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My question is given a set of angles in the form of degrees minutes and seconds once finding the mean how do you find the standard deviation.

I know how to find the average or mean of a set (see below) but i'm not sure how to find the standard deviation.

For example say we have the following set of angles:

$$39^\circ 15'01''$$ $$39^\circ 14'15''$$ $$39^\circ 14'32''$$

The average is $39^\circ 14'36''$. Now, how do I find the standard deviation.

I looked at the wiki page, but can't make since of it using degrees minutes seconds instead..

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1 Answer 1

Your first number is $39 + \dfrac{15}{60} + \dfrac{1}{60^2} = 39.250277777\ldots$. Deal similarly with the others.

And remember to do as little rounding as possible at least until the last step. Rounding should always wait until the last step except when you know how much effect it will have on the bottom line. One way to do avoid it is to work with exact fractions. (Except that the seconds are of course probably rounded . . . .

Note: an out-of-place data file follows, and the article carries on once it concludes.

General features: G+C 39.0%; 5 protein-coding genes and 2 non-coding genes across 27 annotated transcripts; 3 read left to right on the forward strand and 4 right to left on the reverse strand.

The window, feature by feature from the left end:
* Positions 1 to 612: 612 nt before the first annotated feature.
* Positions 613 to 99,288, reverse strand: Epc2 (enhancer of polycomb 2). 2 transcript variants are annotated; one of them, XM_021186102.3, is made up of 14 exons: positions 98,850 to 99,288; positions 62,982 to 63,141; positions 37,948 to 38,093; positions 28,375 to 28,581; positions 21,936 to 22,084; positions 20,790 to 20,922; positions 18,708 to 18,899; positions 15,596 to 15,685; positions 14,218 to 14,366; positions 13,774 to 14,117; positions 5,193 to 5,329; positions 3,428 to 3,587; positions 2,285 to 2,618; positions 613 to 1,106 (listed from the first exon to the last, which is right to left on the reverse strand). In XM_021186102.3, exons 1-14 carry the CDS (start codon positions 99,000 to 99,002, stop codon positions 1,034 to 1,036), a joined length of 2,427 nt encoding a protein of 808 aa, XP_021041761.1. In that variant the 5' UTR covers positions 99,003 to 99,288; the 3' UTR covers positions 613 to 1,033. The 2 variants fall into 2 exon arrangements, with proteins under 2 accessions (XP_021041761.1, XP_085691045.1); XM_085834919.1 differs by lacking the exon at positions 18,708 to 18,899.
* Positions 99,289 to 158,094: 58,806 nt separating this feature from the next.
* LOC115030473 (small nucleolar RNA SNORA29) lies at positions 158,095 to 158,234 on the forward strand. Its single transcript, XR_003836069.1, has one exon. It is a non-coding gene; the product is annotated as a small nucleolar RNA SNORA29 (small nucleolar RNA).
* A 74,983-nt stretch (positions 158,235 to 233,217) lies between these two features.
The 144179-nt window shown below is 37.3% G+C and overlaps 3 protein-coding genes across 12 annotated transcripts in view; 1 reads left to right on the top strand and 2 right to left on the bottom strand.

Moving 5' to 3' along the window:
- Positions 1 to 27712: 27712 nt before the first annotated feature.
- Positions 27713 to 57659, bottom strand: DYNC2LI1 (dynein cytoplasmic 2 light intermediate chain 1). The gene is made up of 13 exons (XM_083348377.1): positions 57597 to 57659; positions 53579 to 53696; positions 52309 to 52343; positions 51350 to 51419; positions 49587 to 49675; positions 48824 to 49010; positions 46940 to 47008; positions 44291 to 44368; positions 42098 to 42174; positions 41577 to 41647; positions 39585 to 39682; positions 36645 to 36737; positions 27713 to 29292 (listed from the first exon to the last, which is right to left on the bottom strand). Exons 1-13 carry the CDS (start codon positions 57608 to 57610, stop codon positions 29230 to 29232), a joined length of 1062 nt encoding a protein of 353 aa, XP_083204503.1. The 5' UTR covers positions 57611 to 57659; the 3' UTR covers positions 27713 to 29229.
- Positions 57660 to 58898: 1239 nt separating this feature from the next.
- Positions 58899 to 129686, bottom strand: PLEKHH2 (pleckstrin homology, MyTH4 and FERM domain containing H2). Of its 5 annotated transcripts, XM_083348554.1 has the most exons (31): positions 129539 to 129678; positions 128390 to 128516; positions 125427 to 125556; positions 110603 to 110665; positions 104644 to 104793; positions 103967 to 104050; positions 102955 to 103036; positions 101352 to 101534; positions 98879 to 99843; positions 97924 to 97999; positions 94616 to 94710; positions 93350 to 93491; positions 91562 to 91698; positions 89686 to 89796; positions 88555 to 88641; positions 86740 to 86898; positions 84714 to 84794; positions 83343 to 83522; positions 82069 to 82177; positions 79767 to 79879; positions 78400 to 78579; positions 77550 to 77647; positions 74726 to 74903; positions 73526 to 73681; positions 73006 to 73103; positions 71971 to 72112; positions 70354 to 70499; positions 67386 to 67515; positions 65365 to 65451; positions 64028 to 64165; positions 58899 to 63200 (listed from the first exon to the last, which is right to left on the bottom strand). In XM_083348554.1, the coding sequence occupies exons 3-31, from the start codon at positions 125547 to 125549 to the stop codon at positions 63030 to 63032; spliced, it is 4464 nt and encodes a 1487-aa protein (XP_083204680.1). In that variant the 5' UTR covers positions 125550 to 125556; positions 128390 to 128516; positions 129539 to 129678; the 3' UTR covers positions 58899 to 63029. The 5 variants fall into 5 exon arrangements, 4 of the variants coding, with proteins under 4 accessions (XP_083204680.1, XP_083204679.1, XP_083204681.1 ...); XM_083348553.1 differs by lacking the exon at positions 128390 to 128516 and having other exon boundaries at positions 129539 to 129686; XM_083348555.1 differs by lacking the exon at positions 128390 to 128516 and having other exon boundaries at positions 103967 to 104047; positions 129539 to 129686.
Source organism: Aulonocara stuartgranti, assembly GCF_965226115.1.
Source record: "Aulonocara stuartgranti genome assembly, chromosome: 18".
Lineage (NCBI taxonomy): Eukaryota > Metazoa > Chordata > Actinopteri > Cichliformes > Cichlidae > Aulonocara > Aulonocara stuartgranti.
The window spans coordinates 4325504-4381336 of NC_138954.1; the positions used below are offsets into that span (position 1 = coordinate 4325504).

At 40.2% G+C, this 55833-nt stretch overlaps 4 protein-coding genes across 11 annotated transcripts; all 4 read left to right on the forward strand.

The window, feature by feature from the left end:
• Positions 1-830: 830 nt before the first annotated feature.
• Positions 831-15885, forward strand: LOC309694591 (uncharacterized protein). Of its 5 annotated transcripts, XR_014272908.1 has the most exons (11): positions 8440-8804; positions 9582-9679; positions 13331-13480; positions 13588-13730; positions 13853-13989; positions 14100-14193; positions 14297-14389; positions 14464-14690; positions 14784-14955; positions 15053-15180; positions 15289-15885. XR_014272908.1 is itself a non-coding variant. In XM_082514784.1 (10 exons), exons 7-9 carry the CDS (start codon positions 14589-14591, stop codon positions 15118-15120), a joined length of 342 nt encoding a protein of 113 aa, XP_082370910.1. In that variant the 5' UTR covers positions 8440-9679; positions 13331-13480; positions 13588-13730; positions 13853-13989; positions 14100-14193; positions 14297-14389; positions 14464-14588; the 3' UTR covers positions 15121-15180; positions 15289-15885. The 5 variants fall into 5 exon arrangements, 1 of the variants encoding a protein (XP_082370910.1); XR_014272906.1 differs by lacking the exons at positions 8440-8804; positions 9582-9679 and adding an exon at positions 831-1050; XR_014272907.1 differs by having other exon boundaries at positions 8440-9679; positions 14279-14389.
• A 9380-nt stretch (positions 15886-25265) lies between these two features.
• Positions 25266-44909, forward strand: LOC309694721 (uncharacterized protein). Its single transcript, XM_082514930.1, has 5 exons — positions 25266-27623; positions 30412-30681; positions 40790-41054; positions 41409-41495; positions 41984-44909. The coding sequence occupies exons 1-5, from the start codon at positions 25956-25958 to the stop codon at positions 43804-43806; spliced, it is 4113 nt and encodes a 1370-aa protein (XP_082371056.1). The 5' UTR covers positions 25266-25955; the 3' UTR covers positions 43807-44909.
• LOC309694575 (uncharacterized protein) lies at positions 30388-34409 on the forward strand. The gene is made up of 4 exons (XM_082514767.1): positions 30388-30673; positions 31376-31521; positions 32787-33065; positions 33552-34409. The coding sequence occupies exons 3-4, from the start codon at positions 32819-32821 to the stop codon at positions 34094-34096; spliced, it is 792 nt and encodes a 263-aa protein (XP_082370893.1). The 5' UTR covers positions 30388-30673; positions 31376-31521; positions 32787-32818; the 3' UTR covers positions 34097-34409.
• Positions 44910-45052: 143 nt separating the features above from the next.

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I know how to convert to decimal, my calculator can do this for me if I wish. I just need to know how to find the standard deviation. I know I subtract the mean from each individual number, square them, then and add them all together, then divide them all by n, and take the square root. But how in the world would I do this if I had a huge set of data and no computer? –  Dmitri.Mendeleev Feb 21 '13 at 1:39
    
Generally, finding standard deviations with large data sets and no computer is labor-intensive. I believe there are various shortcuts, but even so it can be expensive if the data set is large. –  Michael Hardy Feb 21 '13 at 1:50
    
What about a not so large set, like say 15 angles? Is the method I described above my best bet? –  Dmitri.Mendeleev Feb 21 '13 at 1:53
    
If I had a huge set of data and no computer, I'd go to the nearest computer store and buy a computer. What's the point of trying to do a job without the proper tools? –  Robert Israel Feb 21 '13 at 1:55
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